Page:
“Life comes at you fast.” It’s a simple yet profound statement. (It’s also as great slogan for a large insurance company.) Life is filled with opportunity to “do” an unlimited number of things. And for some strange reason, we often seem to mistake “busyness” for “meaning.” Far to many of us unwittingly equate having too many things “to do” with success and significance, yet we find little satisfaction in life. We don’t intend to let it happen, but somehow it does. Like proverbial “frogs in a pot.,” we don’t realize the water is boiling until it is too late to do anything about it.
While Thoreau said most mean lead live lives of quiet desperation, it seems like many of us are living lives of “excited misery.” It starts before we are even aware of it. When parents, in an earnest desire to see their children succeed, struggle to get them into the “best” and most demanding schools, enroll them in dance class, sign them up for little league and schedule them for SAT prep courses they may inadvertently set their children on this path. There’s nothing inherently wrong with any of those well-intentioned efforts. Except that it can create a subtle message for children that “busyness is good” and the source of meaning in life. Achievement and recognition become tools for measuring one’s life and its significance. Those children may then grow in to achievement oriented young adults that take on more and more only to find themselves racing from school to work, to the ballpark, dance recitals and music lessons, all the while both living vicariously through there children yet dreading the lack of “margin” in their lives. Yet we would likely admit we have far too much stress in our lives and worry about the impact it has on our health. How then, do we escape.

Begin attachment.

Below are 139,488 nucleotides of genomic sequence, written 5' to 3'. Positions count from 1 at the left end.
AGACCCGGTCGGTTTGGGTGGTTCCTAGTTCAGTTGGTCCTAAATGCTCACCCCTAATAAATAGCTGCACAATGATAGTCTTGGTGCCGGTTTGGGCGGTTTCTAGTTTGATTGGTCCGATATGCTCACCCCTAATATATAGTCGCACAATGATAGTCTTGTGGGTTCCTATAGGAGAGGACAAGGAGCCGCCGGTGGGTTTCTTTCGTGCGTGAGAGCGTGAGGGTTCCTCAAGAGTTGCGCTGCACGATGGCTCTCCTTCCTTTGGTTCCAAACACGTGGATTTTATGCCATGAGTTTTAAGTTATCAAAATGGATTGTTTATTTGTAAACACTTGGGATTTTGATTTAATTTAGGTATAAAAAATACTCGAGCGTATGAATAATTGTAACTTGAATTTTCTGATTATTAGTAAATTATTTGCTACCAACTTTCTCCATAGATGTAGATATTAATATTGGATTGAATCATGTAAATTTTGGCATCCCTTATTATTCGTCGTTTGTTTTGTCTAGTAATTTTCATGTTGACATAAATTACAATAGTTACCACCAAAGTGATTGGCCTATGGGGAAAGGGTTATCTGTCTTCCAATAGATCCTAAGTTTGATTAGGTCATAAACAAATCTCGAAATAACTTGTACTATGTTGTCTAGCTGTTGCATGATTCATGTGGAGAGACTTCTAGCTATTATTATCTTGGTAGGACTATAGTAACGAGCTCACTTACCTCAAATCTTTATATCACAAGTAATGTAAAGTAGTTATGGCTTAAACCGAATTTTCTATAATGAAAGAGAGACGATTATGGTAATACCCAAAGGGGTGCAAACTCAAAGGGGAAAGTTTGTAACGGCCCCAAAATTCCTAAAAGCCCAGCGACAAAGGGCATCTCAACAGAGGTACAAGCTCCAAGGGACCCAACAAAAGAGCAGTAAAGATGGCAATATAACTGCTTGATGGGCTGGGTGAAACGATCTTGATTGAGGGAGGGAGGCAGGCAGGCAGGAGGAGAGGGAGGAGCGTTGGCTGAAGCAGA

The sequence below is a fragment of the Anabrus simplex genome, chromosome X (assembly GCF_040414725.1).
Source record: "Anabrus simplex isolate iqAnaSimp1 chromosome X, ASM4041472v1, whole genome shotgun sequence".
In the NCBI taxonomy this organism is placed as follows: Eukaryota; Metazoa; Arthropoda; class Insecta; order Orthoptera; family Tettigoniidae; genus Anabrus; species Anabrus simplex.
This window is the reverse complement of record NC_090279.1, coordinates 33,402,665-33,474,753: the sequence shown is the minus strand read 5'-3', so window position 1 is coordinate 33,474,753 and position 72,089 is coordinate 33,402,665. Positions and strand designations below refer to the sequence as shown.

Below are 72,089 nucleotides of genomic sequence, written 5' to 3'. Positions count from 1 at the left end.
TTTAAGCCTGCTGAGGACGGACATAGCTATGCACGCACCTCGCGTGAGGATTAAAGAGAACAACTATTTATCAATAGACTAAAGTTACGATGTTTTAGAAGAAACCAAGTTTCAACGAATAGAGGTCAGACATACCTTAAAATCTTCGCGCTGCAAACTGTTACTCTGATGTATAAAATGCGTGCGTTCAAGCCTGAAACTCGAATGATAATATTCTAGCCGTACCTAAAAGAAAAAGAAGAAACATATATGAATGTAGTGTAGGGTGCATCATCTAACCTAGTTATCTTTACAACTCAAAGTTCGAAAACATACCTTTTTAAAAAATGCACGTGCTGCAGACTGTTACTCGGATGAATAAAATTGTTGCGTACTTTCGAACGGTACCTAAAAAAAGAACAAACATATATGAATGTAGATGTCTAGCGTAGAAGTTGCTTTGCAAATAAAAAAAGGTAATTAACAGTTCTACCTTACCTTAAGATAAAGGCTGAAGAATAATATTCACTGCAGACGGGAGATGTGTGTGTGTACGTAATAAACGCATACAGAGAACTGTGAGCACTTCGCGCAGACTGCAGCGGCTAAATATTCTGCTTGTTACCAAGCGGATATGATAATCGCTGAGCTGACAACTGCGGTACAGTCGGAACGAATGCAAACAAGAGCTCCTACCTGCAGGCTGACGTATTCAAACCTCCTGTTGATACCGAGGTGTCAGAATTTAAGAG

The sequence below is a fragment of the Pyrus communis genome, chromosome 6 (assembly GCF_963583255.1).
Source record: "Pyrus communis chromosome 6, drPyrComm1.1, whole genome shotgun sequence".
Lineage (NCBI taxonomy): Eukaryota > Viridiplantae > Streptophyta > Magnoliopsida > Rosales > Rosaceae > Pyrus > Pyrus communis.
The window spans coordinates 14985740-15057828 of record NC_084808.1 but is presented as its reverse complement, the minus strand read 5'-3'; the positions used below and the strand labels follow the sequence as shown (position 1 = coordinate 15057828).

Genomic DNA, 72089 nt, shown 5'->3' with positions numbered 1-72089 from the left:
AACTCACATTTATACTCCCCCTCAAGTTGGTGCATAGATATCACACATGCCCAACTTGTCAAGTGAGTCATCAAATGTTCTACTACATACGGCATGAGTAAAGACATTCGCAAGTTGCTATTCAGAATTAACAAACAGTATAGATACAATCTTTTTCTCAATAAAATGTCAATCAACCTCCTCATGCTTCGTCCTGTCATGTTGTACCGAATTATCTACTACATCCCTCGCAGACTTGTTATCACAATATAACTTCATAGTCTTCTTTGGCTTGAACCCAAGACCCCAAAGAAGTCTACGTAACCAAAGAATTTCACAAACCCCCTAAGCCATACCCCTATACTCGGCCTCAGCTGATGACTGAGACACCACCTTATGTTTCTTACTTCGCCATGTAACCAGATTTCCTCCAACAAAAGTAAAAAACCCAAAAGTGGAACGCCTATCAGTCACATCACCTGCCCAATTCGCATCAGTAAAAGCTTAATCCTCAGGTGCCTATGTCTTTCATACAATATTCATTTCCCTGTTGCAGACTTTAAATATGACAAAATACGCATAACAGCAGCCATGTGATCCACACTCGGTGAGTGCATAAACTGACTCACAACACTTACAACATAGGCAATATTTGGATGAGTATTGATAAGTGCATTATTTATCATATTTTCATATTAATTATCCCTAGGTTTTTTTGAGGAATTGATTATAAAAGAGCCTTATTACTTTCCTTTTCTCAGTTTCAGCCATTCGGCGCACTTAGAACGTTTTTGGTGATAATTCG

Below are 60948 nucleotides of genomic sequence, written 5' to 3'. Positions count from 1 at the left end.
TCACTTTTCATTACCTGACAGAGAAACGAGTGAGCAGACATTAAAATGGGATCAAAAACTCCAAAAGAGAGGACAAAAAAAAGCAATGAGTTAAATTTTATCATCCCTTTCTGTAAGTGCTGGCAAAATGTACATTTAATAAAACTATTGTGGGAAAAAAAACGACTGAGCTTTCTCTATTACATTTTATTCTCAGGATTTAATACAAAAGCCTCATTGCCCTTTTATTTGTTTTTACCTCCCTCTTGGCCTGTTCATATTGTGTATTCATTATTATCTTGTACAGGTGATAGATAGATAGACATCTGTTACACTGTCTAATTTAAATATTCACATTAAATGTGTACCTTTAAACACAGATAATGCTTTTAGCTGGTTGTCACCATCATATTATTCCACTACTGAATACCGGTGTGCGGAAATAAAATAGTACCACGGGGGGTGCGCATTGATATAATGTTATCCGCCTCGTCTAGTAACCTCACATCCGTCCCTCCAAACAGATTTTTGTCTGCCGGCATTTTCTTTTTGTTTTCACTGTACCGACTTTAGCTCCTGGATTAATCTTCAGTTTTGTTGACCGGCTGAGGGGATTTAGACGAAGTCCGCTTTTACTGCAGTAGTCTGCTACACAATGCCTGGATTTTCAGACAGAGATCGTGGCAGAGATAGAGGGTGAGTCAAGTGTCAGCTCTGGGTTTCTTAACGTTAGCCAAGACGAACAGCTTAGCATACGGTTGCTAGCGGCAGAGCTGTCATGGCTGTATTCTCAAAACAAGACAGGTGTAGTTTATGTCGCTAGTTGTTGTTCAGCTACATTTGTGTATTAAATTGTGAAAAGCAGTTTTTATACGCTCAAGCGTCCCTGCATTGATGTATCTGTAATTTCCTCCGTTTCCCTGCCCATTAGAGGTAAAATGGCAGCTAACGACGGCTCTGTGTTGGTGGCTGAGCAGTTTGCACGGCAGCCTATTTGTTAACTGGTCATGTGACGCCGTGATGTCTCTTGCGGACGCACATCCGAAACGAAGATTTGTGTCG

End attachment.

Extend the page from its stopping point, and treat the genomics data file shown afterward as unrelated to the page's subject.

Perhaps it is time to measure our lives in terms of “meaning” rather than achievement. Perhaps it is time to measure satisfaction in terms of the quality of our relationships rather than by more temporal measures of our significance. Perhaps it is time to “do” less. This isn’t to suggest that we shouldn’t give back to our communities through the Chamber of Commerce, our places of worship, or in the variety of places we can invest our lives. It is to suggest that no man or woman ever laid on his death bed and wanted to have his awards, plaques, trophies, or other symbols of his achievements gathered around him when he passes from this life. In our last moments, most of us would prefer to be surrounded by friends and family who would gather around us to share the memories of a life invested in others. Living today with our last days in mind is sometimes unsettling because deep inside us we know we aren’t living today the way we really want. Life keeps getting in the way of the things we really want to do.
Ambition and achievement build many good things in this world. And they do require sacrifice. The call here is simply to “count the costs” to make a conscience and deliberate decision about how much sacrifice is enough. We must count the cost to our health and families with each opportunity we face “to do” something. When we do we will find ourselves invigorated by the commitments we make and confident the legacy leave will be the one we chose, rather than one chosen for us.
Keep the faith.
One last personal note. Like most everything else you’ll find in this place….”Physician, heal thyself!” applies here.